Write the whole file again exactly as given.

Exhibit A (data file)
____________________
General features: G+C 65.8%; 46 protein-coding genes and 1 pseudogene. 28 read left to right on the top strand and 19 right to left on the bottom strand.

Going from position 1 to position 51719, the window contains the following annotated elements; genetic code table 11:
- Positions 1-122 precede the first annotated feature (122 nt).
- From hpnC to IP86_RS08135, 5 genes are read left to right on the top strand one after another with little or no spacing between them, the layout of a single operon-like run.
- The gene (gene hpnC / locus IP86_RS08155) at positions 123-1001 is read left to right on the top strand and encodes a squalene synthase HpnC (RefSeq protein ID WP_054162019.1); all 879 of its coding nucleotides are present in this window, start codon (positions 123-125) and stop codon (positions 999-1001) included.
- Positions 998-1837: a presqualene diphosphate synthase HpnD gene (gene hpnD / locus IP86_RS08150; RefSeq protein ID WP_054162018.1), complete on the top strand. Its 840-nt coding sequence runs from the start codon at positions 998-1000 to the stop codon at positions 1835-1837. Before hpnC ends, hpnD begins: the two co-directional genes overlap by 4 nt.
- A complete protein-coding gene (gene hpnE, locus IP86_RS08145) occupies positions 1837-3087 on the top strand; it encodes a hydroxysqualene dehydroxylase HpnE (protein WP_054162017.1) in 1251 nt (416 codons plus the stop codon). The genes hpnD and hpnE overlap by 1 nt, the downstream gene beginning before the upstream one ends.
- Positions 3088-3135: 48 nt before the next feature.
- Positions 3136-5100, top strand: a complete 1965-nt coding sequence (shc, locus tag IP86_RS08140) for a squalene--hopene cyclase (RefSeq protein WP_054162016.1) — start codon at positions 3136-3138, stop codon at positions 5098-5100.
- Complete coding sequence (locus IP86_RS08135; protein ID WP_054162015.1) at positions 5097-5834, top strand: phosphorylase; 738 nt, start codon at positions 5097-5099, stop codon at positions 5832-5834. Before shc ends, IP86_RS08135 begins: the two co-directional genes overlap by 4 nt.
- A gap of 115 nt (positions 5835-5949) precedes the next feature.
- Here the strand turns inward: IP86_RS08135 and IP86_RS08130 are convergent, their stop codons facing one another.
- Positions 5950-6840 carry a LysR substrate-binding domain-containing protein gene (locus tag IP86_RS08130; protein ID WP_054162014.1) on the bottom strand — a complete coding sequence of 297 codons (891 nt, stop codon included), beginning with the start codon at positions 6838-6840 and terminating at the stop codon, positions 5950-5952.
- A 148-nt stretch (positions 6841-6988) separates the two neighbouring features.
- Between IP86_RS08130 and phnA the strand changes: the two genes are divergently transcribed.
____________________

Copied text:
General features: G+C 65.8%; 46 protein-coding genes and 1 pseudogene. 28 read left to right on the top strand and 19 right to left on the bottom strand.

Going from position 1 to position 51719, the window contains the following annotated elements; genetic code table 11:
- Positions 1-122 precede the first annotated feature (122 nt).
- From hpnC to IP86_RS08135, 5 genes are read left to right on the top strand one after another with little or no spacing between them, the layout of a single operon-like run.
- The gene (gene hpnC / locus IP86_RS08155) at positions 123-1001 is read left to right on the top strand and encodes a squalene synthase HpnC (RefSeq protein ID WP_054162019.1); all 879 of its coding nucleotides are present in this window, start codon (positions 123-125) and stop codon (positions 999-1001) included.
- Positions 998-1837: a presqualene diphosphate synthase HpnD gene (gene hpnD / locus IP86_RS08150; RefSeq protein ID WP_054162018.1), complete on the top strand. Its 840-nt coding sequence runs from the start codon at positions 998-1000 to the stop codon at positions 1835-1837. Before hpnC ends, hpnD begins: the two co-directional genes overlap by 4 nt.
- A complete protein-coding gene (gene hpnE, locus IP86_RS08145) occupies positions 1837-3087 on the top strand; it encodes a hydroxysqualene dehydroxylase HpnE (protein WP_054162017.1) in 1251 nt (416 codons plus the stop codon). The genes hpnD and hpnE overlap by 1 nt, the downstream gene beginning before the upstream one ends.
- Positions 3088-3135: 48 nt before the next feature.
- Positions 3136-5100, top strand: a complete 1965-nt coding sequence (shc, locus tag IP86_RS08140) for a squalene--hopene cyclase (RefSeq protein WP_054162016.1) — start codon at positions 3136-3138, stop codon at positions 5098-5100.
- Complete coding sequence (locus IP86_RS08135; protein ID WP_054162015.1) at positions 5097-5834, top strand: phosphorylase; 738 nt, start codon at positions 5097-5099, stop codon at positions 5832-5834. Before shc ends, IP86_RS08135 begins: the two co-directional genes overlap by 4 nt.
- A gap of 115 nt (positions 5835-5949) precedes the next feature.
- Here the strand turns inward: IP86_RS08135 and IP86_RS08130 are convergent, their stop codons facing one another.
- Positions 5950-6840 carry a LysR substrate-binding domain-containing protein gene (locus tag IP86_RS08130; protein ID WP_054162014.1) on the bottom strand — a complete coding sequence of 297 codons (891 nt, stop codon included), beginning with the start codon at positions 6838-6840 and terminating at the stop codon, positions 5950-5952.
- A 148-nt stretch (positions 6841-6988) separates the two neighbouring features.
- Between IP86_RS08130 and phnA the strand changes: the two genes are divergently transcribed.